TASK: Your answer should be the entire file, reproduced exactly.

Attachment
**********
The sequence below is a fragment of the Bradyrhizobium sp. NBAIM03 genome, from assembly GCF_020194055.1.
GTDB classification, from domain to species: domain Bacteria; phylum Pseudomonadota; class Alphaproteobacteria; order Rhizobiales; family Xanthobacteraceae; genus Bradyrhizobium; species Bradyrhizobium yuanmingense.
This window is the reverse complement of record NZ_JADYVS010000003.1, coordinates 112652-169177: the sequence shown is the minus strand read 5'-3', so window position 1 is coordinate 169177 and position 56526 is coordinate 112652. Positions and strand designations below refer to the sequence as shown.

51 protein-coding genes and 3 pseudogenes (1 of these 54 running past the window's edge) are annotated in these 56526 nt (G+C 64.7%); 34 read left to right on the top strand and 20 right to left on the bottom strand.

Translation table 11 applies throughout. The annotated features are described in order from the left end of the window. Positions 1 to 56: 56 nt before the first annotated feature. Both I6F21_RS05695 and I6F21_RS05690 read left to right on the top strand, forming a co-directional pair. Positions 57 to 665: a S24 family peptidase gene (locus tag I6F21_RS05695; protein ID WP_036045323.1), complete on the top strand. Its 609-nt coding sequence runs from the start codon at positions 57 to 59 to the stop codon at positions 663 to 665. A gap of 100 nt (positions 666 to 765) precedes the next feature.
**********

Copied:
The sequence below is a fragment of the Bradyrhizobium sp. NBAIM03 genome, from assembly GCF_020194055.1.
GTDB classification, from domain to species: domain Bacteria; phylum Pseudomonadota; class Alphaproteobacteria; order Rhizobiales; family Xanthobacteraceae; genus Bradyrhizobium; species Bradyrhizobium yuanmingense.
This window is the reverse complement of record NZ_JADYVS010000003.1, coordinates 112652-169177: the sequence shown is the minus strand read 5'-3', so window position 1 is coordinate 169177 and position 56526 is coordinate 112652. Positions and strand designations below refer to the sequence as shown.

51 protein-coding genes and 3 pseudogenes (1 of these 54 running past the window's edge) are annotated in these 56526 nt (G+C 64.7%); 34 read left to right on the top strand and 20 right to left on the bottom strand.

Translation table 11 applies throughout. The annotated features are described in order from the left end of the window. Positions 1 to 56: 56 nt before the first annotated feature. Both I6F21_RS05695 and I6F21_RS05690 read left to right on the top strand, forming a co-directional pair. Positions 57 to 665: a S24 family peptidase gene (locus tag I6F21_RS05695; protein ID WP_036045323.1), complete on the top strand. Its 609-nt coding sequence runs from the start codon at positions 57 to 59 to the stop codon at positions 663 to 665. A gap of 100 nt (positions 666 to 765) precedes the next feature.